For a while I was distracted by the non-mythological ways some talk about the Jewish New Year.  They said, that “God,” opens the “Book of Life” each year in the fall and “inscribes” your fate in it for the next year and much of what gets “inscribed” depends on the kind of soul searching you do over the Ten Days of Penitence.

And if take that as poetry, not prose or science then it means that for a certain time every year, it’s good to act AS IF I were examine my life in the presence of a very honest judge.

I noticed an interesting parallel, too.  The Jewish New Year corresponds to the time marked in Astrology as sun in Libra, the scales. The symbol goes back to ancient Egypt when it was said that each person’s heart was put on a scale and weighed against a feather. So, you had to find ways to lighten your heart or your fate in the coming year would be heavy on your heart.  And this is so close to inventing and re-inventing yourself.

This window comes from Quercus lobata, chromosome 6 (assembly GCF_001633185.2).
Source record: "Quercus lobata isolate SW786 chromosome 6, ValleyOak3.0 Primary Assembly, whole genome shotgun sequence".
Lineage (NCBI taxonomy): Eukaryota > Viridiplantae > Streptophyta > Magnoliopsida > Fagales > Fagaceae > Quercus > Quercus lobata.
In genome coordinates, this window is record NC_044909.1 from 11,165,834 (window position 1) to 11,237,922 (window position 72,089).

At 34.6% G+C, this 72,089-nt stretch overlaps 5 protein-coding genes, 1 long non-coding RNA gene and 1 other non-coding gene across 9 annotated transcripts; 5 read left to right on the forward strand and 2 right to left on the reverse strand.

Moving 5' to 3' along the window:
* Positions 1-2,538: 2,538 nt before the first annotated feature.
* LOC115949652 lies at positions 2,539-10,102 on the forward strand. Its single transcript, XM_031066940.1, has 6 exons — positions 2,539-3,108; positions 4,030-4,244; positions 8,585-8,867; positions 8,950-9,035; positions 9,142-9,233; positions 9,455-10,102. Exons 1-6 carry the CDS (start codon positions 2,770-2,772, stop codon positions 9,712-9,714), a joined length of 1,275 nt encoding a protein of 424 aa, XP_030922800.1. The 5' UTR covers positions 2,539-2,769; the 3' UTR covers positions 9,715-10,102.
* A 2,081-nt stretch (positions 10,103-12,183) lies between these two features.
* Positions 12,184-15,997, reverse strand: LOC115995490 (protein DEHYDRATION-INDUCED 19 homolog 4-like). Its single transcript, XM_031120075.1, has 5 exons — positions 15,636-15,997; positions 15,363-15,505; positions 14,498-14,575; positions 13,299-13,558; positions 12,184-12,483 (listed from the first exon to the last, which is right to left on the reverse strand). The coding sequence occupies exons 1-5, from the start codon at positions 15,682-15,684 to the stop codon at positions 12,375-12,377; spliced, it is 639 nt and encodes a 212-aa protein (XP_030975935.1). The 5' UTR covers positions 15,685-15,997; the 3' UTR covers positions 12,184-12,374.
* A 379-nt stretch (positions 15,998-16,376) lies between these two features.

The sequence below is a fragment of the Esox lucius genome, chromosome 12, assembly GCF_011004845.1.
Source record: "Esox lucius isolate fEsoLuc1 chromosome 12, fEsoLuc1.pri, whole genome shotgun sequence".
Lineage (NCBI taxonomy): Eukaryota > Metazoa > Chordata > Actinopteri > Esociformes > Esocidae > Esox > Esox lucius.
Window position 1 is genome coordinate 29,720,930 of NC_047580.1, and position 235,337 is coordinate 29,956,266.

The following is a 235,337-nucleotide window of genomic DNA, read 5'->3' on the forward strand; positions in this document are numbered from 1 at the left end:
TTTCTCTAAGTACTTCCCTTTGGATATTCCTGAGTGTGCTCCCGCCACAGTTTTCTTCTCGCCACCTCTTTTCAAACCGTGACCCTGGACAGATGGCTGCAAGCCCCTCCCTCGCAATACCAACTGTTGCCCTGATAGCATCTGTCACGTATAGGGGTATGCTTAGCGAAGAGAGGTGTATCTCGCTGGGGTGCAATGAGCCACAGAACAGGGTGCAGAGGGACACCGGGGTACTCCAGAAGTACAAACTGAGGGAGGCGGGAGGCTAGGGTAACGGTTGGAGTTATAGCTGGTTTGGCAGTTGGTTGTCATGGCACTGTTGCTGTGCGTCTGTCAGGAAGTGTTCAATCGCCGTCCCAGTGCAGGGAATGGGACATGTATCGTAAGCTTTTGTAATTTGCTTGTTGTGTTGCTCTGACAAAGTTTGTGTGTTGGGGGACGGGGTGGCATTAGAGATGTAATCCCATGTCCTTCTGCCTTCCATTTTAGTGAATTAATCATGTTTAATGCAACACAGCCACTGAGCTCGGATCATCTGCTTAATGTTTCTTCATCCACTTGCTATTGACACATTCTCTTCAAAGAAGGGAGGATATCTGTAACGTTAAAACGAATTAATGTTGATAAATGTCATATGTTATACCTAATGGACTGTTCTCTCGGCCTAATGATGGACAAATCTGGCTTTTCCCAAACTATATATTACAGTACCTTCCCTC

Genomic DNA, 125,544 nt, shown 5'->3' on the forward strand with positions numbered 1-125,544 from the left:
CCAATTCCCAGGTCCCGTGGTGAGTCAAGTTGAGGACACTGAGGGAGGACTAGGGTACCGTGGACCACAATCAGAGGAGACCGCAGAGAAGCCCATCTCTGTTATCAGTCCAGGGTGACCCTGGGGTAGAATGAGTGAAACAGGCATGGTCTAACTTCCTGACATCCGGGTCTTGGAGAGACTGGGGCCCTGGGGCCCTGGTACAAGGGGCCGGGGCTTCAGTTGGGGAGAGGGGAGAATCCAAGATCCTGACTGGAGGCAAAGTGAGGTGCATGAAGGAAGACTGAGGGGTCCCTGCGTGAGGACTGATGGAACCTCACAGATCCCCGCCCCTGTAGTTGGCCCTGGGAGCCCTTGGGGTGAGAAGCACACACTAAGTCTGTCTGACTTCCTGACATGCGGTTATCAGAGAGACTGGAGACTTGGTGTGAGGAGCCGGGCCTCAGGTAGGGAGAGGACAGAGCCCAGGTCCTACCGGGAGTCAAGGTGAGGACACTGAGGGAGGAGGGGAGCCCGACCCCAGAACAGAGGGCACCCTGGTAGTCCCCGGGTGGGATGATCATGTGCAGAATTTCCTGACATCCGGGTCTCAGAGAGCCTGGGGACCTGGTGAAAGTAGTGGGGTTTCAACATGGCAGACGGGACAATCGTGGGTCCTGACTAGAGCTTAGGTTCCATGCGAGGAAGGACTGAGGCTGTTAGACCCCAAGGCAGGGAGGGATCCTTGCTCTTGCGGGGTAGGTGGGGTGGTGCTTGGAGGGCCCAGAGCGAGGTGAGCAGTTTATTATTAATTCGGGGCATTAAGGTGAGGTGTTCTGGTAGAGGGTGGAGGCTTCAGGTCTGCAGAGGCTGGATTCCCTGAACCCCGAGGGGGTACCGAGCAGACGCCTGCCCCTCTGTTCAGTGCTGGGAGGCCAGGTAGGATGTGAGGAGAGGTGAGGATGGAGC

At some level I really do judge myself. I don’t like the advice that says “don’t do that.” That’s not good advice. For myself, and in my work with others, I said, “Do it. Judge yourself. But do it wisely and with generosity.”  And furthermore, don’t do it all the damn time.  There is a time for everything. Sometimes you produce. Sometimes you revise. That’s what Kunitz said one has to do in order to create art.